U.S. Army Medical Department, Office of Medical History
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Chapter 6 - Mumps




Joseph Stokes, Jr., M. D.


Mumps remains a disease of the greatest importance in military medicine. In all wars, including World War II, periods of mobilization have been marked by sharp increases in incidence rates of this disease.

In World War I, the total number of cases admitted to hospital and quarters for mumps was 230,356, an annual rate of 55.80 per 1,000 average strength. Except for influenza and gonococcal infection, the incidence was higher for mumps than for any other communicable disease. The rates were considerably higher among Negro than among white enlisted men, being 134.75 (total admissions 38,619) and 49.99 (total admissions 179,948), respectively. The higher rates for Negroes can probably be accounted for by the rural origin of many of the Negro enlisted men in that war.

Although a few enlisted men were discharged from the service on account of disability, the reasons for such discharges presumably were for conditions other than mumps itself (for example, sequelae).

During World War I, the Army lost 3,884,147 man-days from duty, a figure which gives a noneffective rate of 2.58 per 1,000 strength---a noneffeetiveness which was third on the list caused by important diseases. In this respect, the figures were also considerably higher (about three times) for Negro than for white enlisted men, the rates being 6.28 and 2.30 per 1,000 average strength, respectively. The disease was widespread throughout all Army posts in the United States, with particularly severe outbreaks in Camp Beauregard, La., Camp Wheeler, Ga., and Camps Bowie and Travis, Tex., where the admission rates were all over 205 per annum per 1,000 average strength. In 1918 and 1919, there was a marked seasonal incidence, with peaks in January and February of both years. Overseas, in the American Expeditionary Forces, the admission rate for Negroes continued in a ratio of about 3:1, and the total rate for all enlisted men in Europe was 50.93 as compared with a rate of 81.40 for enlisted men in specified camps in the United States. Undoubtedly, the greater number of unseasoned recruits in the Army in the continental United States was responsible for this higher admission rate.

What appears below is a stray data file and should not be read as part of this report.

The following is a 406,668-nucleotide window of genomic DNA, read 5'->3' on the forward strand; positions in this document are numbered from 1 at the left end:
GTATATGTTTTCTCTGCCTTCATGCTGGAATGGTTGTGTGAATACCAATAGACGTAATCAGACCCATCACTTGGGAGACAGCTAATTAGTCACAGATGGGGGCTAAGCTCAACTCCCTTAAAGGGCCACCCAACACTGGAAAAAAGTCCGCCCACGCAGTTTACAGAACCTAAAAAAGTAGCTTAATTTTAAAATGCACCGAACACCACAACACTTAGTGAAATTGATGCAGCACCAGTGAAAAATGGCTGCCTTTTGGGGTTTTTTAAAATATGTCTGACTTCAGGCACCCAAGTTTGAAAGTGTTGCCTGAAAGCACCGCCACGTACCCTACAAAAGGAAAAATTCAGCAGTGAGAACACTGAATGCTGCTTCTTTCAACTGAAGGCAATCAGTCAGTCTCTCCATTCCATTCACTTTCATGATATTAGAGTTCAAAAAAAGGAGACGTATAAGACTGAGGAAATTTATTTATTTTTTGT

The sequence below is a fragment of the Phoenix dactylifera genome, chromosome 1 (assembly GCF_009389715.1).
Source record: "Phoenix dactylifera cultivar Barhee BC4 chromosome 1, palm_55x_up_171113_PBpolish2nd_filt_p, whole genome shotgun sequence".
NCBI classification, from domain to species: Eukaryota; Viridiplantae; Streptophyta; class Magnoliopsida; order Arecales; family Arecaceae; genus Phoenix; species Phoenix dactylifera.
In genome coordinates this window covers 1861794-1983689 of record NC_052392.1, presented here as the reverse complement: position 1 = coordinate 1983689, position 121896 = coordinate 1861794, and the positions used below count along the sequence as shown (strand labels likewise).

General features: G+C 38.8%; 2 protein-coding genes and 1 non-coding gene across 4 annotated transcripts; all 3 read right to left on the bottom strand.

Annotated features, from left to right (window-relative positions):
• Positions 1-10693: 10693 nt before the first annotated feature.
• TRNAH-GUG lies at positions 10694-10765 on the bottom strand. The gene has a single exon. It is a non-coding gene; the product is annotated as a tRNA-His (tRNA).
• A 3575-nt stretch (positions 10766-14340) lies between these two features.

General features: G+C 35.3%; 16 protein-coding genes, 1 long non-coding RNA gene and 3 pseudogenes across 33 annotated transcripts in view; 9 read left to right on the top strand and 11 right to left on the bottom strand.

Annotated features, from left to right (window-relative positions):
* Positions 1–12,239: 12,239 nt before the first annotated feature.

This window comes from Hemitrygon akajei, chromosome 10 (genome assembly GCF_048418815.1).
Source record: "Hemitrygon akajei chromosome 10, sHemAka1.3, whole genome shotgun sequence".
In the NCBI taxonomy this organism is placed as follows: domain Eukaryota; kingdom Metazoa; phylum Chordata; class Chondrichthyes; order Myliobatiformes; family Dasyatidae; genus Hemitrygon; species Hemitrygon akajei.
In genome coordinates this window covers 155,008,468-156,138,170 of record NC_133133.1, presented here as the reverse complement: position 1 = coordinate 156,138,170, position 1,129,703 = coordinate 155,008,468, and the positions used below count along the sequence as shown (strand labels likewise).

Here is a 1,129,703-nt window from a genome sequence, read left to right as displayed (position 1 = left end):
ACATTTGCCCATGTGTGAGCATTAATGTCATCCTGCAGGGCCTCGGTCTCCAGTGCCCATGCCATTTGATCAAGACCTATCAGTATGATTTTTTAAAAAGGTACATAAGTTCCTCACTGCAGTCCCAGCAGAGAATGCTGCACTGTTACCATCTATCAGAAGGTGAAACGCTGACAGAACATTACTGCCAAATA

1 (1) The Medical Department of the United States Army in the World War. Statistics. Washington: Government Printing Office, 1925, vol. XV, pp. 86,110. (2) The Medical Department of the United States Army in the World War. Communicable and Other Diseases. Washington: U. S. Government Printing Office, 1928, vol. IX, pp. 451-462.



In all wars, including World War II, the primary problem presented by mumps has been the length of time lost from duty following the complication of orchitis, which occurs in about 30 percent of all cases. Moreover, the temporary disability caused by orchitis is frequently increased by psychological distress. In addition, the fact that mumps has a relatively long incubation period and a slower mode of transmission than measles and chickenpox prolongs the outbreaks, causes uncertainty and inconvenience, and, therefore, seriously interferes with active-duty performance.


The concept of mumps held during World War I has been considerably revised as the result of experimental studies starting with the transmission of mumps by filtered (Berkefeld V and N filters) salivary secretions to the Macacus rhesus monkey by Johnson and Goodpasture 2 in 1934 and of mumps virus to the chick amnoitic sac by Habel 3 and by Levens and Enders 4 in 1945. The work in the monkey and chick embryo--- particularly in the latter---led quickly to the following important advances which occurred just before and during World War II:

1. The development of a skin test for susceptibility both from the monkey's infected parotid gland and from the infected amniotic fluid of the chick embryo. 5

2. The development of complement fixation tests.6

3. The development of hemagglutination studies.7

4. The demonstration of the frequent presence of mumps meningoencephalitis, and at times orchitis, without parotitis or other noticeable glandular reaction.8

5. The production of apparently solid immunity under field conditions as the result of reaction to mumps virus irrespective of severity of symptoms, size of glands, or whether single or multiple glands are involved.

6. The demonstration that about 40 percent of cases of mumps are

2 Johnson, C. D., and Goodpasture, E. W.: An Investigation of the Etiology of Mumps. J. Exper. Med. 59:1-19, January 1934.

3 Habel, K.: Cultivation of Mumps Virus in the Developing Chick Embryo and Its Application to Studies of Immunity to Mumps in Man. Pub. Health Rep. 60: 201-212, 23 Feb. 1945.